“Basically, the production we’re getting out of our food crop today is actually not keeping pace with the pace we need to double prediction by 2050,” says Lance Donny, the CEO of Fresno, California-based OnFarm.
Like Climate Corp., OnFarm aims to process and combine data from a variety of sources: Donny says the company serves several hundred farms, with an average of 160 incoming data streams each. Farmers traditionally ran processes like irrigation based on the calendar, watering a certain amount at certain times, or based on their own observations—“I look out and I drive the field, and the crop looks like it’s going to need some water, so I add some water at this time,” he says—but Donny says OnFarm’s technology can first bring farmers unified figures they can easily understand and trust, then predictions and guidance they can rely upon.
“Not only can we tell you what’s going to happen, we can help you make a better decision—to maximize the decision you’re going to make,” he says. “This is really bringing that machine learning down to the grower to make a decision going forth this week, next week.”
Ultimately, farmers will rely less on intuition and more on number-driven predictions, says Daniel Koppel, the CEO and cofounder of Tel Aviv-based digital agriculture company Prospera.
“I think at the end of the day, growers are going to be data scientists,” he says. “The actual operations side, in the very far future, that’s going to be done with robots, or a lot of it is going to be automated.”
But in the meantime, his company’s tools have used sensor data and machine-learning techniques like neural networks to detect issues like plants stressed by improper irrigation and diseases that could put crops in jeopardy. And while he unabashedly speaks in terms that might make foodie purists wince—“We’re trying to treat agriculture as any other industrial manufacturing facility,” he says—Koppel says digital technology can mean fresher food and a cleaner environment, too.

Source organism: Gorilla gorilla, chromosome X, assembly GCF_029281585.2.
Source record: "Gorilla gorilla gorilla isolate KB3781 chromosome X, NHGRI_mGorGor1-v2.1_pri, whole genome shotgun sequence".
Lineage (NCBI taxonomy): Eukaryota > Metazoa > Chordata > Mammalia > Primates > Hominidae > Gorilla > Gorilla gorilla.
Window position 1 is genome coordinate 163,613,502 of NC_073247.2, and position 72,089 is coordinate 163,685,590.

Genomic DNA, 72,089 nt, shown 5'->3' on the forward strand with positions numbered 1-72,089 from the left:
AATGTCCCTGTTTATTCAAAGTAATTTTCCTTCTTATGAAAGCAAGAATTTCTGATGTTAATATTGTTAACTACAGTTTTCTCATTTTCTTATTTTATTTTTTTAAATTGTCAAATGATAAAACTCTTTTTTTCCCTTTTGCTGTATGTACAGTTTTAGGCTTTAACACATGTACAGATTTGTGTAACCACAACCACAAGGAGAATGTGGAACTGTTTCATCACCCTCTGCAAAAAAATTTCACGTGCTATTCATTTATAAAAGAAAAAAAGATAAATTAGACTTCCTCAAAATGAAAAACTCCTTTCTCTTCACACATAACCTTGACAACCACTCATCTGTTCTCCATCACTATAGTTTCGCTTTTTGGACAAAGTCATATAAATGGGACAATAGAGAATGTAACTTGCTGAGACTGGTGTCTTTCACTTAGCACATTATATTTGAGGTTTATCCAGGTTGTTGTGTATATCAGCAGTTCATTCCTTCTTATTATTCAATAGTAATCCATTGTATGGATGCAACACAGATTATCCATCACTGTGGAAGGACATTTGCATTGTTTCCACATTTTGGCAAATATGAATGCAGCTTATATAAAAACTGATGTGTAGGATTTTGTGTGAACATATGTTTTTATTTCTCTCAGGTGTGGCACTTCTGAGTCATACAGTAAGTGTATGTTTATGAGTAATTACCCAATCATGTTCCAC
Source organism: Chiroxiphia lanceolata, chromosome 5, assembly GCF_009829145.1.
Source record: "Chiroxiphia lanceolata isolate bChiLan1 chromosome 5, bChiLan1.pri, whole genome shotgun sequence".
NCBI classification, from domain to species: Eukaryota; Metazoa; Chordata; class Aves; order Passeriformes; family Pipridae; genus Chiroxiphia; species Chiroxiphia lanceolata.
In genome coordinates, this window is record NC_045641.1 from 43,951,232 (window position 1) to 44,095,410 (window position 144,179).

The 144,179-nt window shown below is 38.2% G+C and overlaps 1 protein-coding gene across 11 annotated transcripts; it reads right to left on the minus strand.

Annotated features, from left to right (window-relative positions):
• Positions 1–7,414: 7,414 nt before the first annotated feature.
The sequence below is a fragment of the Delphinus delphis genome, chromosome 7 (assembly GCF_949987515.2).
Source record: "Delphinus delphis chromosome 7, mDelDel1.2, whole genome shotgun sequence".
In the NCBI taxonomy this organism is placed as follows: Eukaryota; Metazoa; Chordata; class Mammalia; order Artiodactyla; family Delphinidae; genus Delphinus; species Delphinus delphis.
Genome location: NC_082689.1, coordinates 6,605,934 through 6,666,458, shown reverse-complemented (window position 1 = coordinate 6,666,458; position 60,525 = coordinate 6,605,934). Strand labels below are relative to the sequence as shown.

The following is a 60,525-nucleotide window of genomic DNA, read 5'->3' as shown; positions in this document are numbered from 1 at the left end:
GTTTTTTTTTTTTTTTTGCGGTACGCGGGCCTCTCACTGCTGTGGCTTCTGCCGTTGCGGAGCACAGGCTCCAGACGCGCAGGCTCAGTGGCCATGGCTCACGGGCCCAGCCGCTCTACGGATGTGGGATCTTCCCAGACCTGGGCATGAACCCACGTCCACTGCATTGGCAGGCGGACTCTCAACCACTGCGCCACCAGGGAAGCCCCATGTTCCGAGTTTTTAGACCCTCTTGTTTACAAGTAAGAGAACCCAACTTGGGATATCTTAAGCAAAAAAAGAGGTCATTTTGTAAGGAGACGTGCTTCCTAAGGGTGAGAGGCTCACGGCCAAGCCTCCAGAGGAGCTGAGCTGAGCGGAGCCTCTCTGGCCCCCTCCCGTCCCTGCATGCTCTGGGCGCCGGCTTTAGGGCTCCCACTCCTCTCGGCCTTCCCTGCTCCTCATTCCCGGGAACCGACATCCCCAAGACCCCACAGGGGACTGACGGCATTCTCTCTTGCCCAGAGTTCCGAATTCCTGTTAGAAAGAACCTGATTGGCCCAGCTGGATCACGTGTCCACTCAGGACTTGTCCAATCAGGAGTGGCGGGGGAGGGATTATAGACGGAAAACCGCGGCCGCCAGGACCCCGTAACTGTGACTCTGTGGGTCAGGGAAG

Data scientists will be able to crunch the numbers to find ways to use pesticides and water more efficiently, meaning less runoff and fewer pest-killing chemicals on food, he says. The same will be true of fertilizers, Donny predicts, meaning less nitrogen runoff in soil and groundwater.
Still, some environmental advocates are skeptical, warning that tools primarily designed to boost crop yields and farm profits won’t automatically undo all the environmental harm wrought by large-scale, industrial farming.
“Hopefully, in most cases, they will result in less use of farm chemicals, and less farm chemicals leaking into people’s drinking water or whatever, but that’s not really what they’re designed to do,” says Craig Cox, senior vice president for agriculture and natural resources at the Environmental Working Group. “They’re designed to help farmers determine what the economically optimal rate is to apply these farm chemicals, and sometimes the economically optimal rate is to use more farm chemicals.”
Donny says better data won’t just mean bigger production of commodity crops like corn and soybeans—it’ll mean optimizing the quality of specialty produce from wine grapes to almonds. In some cases already, farmers have been able to switch from producing old standbys like corn to more diverse collections of vegetables, he says.
That can also bring environmental gains, particularly if diversification means fields spend less time outside of growing seasons lying fallow and allowing chemicals to leach into surrounding water, according to Cox, though he emphasizes the details will make a tremendous difference.
Of course, it will also mean more income for farmers and more variety for an increasingly food-conscious society. “The ability to grow closer to the customer is important. More diversity in crops is important,” Donny says. “Restaurants are driving that. Consumers are driving those needs.”